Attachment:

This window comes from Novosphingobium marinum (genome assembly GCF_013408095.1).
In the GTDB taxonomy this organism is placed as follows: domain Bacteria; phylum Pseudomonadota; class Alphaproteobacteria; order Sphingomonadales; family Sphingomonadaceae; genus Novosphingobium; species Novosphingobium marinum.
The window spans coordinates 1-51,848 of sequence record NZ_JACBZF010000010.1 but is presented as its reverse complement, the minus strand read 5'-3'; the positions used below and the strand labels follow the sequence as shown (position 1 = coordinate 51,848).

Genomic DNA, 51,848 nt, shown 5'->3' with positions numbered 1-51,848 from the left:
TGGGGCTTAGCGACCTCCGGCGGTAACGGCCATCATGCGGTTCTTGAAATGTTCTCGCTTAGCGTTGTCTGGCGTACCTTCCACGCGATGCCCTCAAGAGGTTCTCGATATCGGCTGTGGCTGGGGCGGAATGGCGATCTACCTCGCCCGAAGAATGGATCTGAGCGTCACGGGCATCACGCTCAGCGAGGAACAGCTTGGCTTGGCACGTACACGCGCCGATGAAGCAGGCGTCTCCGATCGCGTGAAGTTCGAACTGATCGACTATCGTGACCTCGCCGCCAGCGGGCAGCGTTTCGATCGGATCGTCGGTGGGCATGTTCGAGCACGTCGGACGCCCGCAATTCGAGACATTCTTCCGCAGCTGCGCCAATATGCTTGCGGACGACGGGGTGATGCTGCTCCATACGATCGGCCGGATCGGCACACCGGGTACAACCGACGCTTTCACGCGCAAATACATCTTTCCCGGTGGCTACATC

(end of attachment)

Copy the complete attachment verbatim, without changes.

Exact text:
This window comes from Novosphingobium marinum (genome assembly GCF_013408095.1).
In the GTDB taxonomy this organism is placed as follows: domain Bacteria; phylum Pseudomonadota; class Alphaproteobacteria; order Sphingomonadales; family Sphingomonadaceae; genus Novosphingobium; species Novosphingobium marinum.
The window spans coordinates 1-51,848 of sequence record NZ_JACBZF010000010.1 but is presented as its reverse complement, the minus strand read 5'-3'; the positions used below and the strand labels follow the sequence as shown (position 1 = coordinate 51,848).

Genomic DNA, 51,848 nt, shown 5'->3' with positions numbered 1-51,848 from the left:
TGGGGCTTAGCGACCTCCGGCGGTAACGGCCATCATGCGGTTCTTGAAATGTTCTCGCTTAGCGTTGTCTGGCGTACCTTCCACGCGATGCCCTCAAGAGGTTCTCGATATCGGCTGTGGCTGGGGCGGAATGGCGATCTACCTCGCCCGAAGAATGGATCTGAGCGTCACGGGCATCACGCTCAGCGAGGAACAGCTTGGCTTGGCACGTACACGCGCCGATGAAGCAGGCGTCTCCGATCGCGTGAAGTTCGAACTGATCGACTATCGTGACCTCGCCGCCAGCGGGCAGCGTTTCGATCGGATCGTCGGTGGGCATGTTCGAGCACGTCGGACGCCCGCAATTCGAGACATTCTTCCGCAGCTGCGCCAATATGCTTGCGGACGACGGGGTGATGCTGCTCCATACGATCGGCCGGATCGGCACACCGGGTACAACCGACGCTTTCACGCGCAAATACATCTTTCCCGGTGGCTACATC